Dark, ominous clouds are packing above BJK Inönü stadium. Bright lights appear against the night’s sky and a thunder rumbles from the stands. Thousands of voices group together in a booming chant, rolling down to the pitch and echoing through the streets of Istanbul. As the glow and smoke of the roman candles slowly drifts apart, the faces of the fans become visible and we see the passion and anticipation in their eyes. In the city of the Haga Sofia and the Blue Mosque, where gallons of blood flowed through the Bosporus before it was seized from the Byzantine Empire, the spirit of war relives. Besiktas faces off against Trabzonspor and the crowd goes wild.
It requires but a smidge of imagination to paint this picture in your head when you select these teams in FIFA 2016 and take to the field bound to throw down a spectacular game of digital football. However, many a fan of Electronic Art’s successful franchise will never see this theatre of war. We have a PlayStation 4 at work to play games during coffee- and lunch breaks; the only game everyone ever wants to play is FIFA 2016. And that would have been bearable if it weren’t for the fact that everyone always picks the same two teams: Real Madrid and FC Barcelona, occasionally exchanged with FC Bayern or Paris Saint Germain. This is not a coincidence of course: statistically those are the strongest teams in the game, and that’s based on their real life status.
These teams are the most successful and the most well known. Because people don’t care about character and romanticism. The roaring cauldron of a stadium in Istanbul or a rainy city in the English midlands matters little to them. They don’t see the charm of Nottingham Forest grinding towards a victory against Blackburn Rovers; they only see those stars that indicate the strength of the team in the game. Neither do they ever witness the atmospheric shots of the stadium as the game gets ready for a face-off between AS Livorno versus Palermo, because their thumbs hammer down on the X-button to skip every cinematic.
At work I am part of a small movement against the use of the elite and for the advancement of less popular teams and thus more originality and emotional connection instead of superficial number crunching. Pick a team not based on how many stars they have but because they’re from a city you enjoyed a great holiday, because they have a beautiful jersey or a striker with an unusual name.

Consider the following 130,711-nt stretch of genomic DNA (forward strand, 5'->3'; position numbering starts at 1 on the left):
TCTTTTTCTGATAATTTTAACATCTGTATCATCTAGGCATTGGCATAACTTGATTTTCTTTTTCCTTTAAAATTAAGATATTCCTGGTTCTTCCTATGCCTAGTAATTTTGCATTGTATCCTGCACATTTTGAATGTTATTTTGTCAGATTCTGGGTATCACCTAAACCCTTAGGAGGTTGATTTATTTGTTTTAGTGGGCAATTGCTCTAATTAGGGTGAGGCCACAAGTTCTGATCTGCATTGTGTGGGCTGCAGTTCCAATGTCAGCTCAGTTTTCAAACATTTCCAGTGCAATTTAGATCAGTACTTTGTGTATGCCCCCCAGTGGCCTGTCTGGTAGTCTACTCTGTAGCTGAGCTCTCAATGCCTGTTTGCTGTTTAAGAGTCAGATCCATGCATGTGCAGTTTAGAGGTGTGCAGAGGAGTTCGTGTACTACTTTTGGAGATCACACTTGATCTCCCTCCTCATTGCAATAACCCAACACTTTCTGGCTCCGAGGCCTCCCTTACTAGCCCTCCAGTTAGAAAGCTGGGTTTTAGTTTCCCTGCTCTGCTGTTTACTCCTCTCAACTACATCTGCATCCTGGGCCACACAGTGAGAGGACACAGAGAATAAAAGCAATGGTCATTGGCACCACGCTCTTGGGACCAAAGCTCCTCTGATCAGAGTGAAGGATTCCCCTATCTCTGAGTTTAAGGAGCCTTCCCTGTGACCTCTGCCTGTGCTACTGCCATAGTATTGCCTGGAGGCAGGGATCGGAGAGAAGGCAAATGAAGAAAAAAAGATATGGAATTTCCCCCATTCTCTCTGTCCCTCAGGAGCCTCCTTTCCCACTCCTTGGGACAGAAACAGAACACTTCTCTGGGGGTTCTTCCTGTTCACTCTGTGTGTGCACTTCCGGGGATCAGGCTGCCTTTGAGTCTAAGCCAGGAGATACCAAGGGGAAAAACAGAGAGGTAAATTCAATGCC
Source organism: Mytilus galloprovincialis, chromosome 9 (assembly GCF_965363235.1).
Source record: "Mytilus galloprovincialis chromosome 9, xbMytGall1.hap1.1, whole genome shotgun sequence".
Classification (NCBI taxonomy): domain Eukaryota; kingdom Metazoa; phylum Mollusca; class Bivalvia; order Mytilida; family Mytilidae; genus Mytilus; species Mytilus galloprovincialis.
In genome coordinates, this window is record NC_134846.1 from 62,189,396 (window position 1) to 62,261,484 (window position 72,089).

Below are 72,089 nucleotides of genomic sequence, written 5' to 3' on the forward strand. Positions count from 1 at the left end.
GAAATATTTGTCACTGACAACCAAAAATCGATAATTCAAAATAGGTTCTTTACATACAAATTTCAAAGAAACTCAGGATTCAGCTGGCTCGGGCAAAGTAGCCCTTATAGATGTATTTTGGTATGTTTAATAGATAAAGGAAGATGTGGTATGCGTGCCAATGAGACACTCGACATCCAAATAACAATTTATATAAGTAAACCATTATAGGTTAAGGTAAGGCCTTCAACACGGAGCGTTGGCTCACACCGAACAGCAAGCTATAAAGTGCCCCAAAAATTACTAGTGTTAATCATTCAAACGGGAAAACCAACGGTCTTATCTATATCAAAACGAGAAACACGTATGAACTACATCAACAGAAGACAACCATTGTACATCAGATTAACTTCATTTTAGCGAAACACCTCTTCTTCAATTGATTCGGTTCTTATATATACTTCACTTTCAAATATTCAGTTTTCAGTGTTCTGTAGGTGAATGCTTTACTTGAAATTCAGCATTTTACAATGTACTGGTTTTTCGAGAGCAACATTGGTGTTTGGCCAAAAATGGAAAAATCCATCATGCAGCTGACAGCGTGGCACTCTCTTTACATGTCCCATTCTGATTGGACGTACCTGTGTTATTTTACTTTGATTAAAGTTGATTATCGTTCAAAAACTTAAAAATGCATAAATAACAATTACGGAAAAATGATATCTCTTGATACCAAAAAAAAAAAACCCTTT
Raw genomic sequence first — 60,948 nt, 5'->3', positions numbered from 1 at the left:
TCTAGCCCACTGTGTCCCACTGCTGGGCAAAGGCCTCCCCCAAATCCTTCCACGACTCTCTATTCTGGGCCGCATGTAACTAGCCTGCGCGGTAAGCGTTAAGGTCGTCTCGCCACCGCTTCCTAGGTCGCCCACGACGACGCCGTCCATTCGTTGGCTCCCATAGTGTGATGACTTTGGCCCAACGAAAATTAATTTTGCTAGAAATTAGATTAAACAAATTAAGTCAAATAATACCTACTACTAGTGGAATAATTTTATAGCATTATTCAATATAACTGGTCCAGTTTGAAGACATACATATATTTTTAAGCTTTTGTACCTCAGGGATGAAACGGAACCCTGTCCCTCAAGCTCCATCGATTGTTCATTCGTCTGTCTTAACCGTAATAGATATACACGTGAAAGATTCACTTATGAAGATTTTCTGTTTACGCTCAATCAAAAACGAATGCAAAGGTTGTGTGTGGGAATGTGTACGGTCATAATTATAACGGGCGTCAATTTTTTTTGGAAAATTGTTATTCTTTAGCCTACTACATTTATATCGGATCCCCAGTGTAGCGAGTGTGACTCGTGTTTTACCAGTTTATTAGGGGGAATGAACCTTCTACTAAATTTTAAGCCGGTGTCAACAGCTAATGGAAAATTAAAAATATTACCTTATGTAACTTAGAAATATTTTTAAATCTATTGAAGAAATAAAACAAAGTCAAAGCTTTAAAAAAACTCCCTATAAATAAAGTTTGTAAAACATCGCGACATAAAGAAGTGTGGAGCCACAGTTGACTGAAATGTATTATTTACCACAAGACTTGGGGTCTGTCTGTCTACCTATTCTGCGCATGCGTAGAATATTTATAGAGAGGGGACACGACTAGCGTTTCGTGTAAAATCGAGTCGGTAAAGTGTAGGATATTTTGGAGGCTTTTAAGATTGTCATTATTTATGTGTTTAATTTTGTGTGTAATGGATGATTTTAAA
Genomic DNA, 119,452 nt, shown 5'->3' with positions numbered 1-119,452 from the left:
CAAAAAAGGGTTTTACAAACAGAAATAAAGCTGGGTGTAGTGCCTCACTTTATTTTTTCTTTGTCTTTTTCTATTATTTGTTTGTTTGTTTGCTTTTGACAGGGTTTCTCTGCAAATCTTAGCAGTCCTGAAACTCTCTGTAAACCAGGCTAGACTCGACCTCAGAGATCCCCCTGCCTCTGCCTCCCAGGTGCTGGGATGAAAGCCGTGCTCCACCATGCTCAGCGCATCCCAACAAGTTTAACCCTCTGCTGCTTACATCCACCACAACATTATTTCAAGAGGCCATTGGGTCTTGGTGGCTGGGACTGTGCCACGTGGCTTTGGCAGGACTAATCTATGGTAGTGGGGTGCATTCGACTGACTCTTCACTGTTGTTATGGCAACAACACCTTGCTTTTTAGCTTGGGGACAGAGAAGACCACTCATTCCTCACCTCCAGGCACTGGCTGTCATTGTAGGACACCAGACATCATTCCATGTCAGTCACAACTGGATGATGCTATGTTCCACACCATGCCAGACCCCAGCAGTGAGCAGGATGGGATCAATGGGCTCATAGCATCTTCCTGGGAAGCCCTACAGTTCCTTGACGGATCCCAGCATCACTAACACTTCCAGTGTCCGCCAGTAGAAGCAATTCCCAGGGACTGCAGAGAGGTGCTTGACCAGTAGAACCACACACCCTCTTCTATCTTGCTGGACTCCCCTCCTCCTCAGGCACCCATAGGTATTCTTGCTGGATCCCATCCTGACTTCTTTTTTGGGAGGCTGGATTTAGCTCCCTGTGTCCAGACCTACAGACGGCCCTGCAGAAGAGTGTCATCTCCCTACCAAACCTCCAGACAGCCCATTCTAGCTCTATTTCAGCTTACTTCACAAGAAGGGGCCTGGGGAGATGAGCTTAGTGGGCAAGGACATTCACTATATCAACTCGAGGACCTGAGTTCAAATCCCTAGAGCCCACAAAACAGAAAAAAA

Why do so many of my colleagues not enjoy this? It’s probably a combined set of influences. Common conformism and herd behaviour as well as avoidance of emotional complexity. Simply put, it’s easier and safer to stay in one’s comfort zone and do what everyone else does. And defining your preference by defined absolutes like a number or a rank is easier to defend than a feeling about a club’s heritage or culture. And there is of course pride and vie; eagerness to compete and win, especially when it’s within a company of only men. Men want to win and show they’re the best and to maximize their chances they pick the best.
Here we also return to my earlier statement that the in-game statistics reflect the status of said teams in real life. Real Madrid and Barcelona are the most popular teams also outside FIFA video games. The disgusting commercial circus called Champions League is the most popular competition in the world and former little known teams like Paris Saint Germain suddenly became popular because of foreign investments that landed them better players.
So, cult football is little appreciated in- and outside the confines of console and PC. That’s obviously what makes it cult, I guess? Some people like big, shiny and popular things and others enjoy the obscure, folksy and alternative. No big deal, might be the easiest way out of this question. But there is also a deeper, more complex side to this.
Chauvinist competitiveness and macho bravado is a culture that can intoxicate anything it comes in contact with. A big part of the cultural hegemony of capitalism is chauvinism. It’s the pride and the unwillingness to retrace one’s steps that’s giving this system its momentum. Men too narrow minded to adhere to the voice of reason. Capitalism is a meta-variant of the nihilist view of “live fast, die young” mentality that so many members of society are affected by. Wealth, consumerism and vanity is considered a merit and a status symbol. No wonder that teams like Real Madrid or PSG are associated with a rich lifestyle, mainstream popularity and vanity. And in contrast, if you are looking for leftwing politics, solidarity with marginalised groups and alternative culture, you have to look in the lower leagues. These tendencies work in symbiosis; they both are a product of and a cause of this divide. And it will remain that way unless we enforce change in equally both ways.
Because chauvinism also opens the gate to xenophobia and misogyny. The two Turkish teams, albeit being not even that obscure or cult – are referred to as “silly teams” and are being comically berated during the match. Picking less common teams is considered funny and a match between them is supposed not be taken serious. It also allows lots of vaguely racist remarks about “them Turks” – and winning the match is now less of an achievement because it’s “just Trabzonspor” and not a top tier side. And let’s not even get started on women teams. We played a match with them once; a flurry of misogynist jokes surrounded the entire virtual ninety minutes.
Diversity and inclusion in videogames is a reflection of the state of many marginalised groups in society. It’s a hard process to change it and it’s going to be met with resistance and hardship. But the only way to make it happen is to keep going forward.